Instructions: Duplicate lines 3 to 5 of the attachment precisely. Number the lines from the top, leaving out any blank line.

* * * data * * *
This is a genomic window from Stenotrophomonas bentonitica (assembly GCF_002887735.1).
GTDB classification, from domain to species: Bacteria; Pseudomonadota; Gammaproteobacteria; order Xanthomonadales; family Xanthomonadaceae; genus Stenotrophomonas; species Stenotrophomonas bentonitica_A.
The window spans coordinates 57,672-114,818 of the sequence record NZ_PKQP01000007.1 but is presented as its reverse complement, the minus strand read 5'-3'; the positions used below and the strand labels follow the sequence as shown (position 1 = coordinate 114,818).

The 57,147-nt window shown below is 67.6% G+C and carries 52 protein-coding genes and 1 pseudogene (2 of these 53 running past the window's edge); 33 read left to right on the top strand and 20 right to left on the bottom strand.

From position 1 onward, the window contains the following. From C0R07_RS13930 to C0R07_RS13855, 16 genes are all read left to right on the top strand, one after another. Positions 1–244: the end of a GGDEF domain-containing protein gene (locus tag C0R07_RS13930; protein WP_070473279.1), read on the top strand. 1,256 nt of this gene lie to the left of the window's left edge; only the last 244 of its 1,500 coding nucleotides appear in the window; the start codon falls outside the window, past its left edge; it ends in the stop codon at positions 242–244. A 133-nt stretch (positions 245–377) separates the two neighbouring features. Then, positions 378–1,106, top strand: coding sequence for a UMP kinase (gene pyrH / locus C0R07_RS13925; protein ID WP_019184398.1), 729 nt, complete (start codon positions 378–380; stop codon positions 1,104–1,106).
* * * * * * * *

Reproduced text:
The window spans coordinates 57,672-114,818 of the sequence record NZ_PKQP01000007.1 but is presented as its reverse complement, the minus strand read 5'-3'; the positions used below and the strand labels follow the sequence as shown (position 1 = coordinate 114,818).

The 57,147-nt window shown below is 67.6% G+C and carries 52 protein-coding genes and 1 pseudogene (2 of these 53 running past the window's edge); 33 read left to right on the top strand and 20 right to left on the bottom strand.

From position 1 onward, the window contains the following. From C0R07_RS13930 to C0R07_RS13855, 16 genes are all read left to right on the top strand, one after another. Positions 1–244: the end of a GGDEF domain-containing protein gene (locus tag C0R07_RS13930; protein WP_070473279.1), read on the top strand. 1,256 nt of this gene lie to the left of the window's left edge; only the last 244 of its 1,500 coding nucleotides appear in the window; the start codon falls outside the window, past its left edge; it ends in the stop codon at positions 242–244. A 133-nt stretch (positions 245–377) separates the two neighbouring features. Then, positions 378–1,106, top strand: coding sequence for a UMP kinase (gene pyrH / locus C0R07_RS13925; protein ID WP_019184398.1), 729 nt, complete (start codon positions 378–380; stop codon positions 1,104–1,106).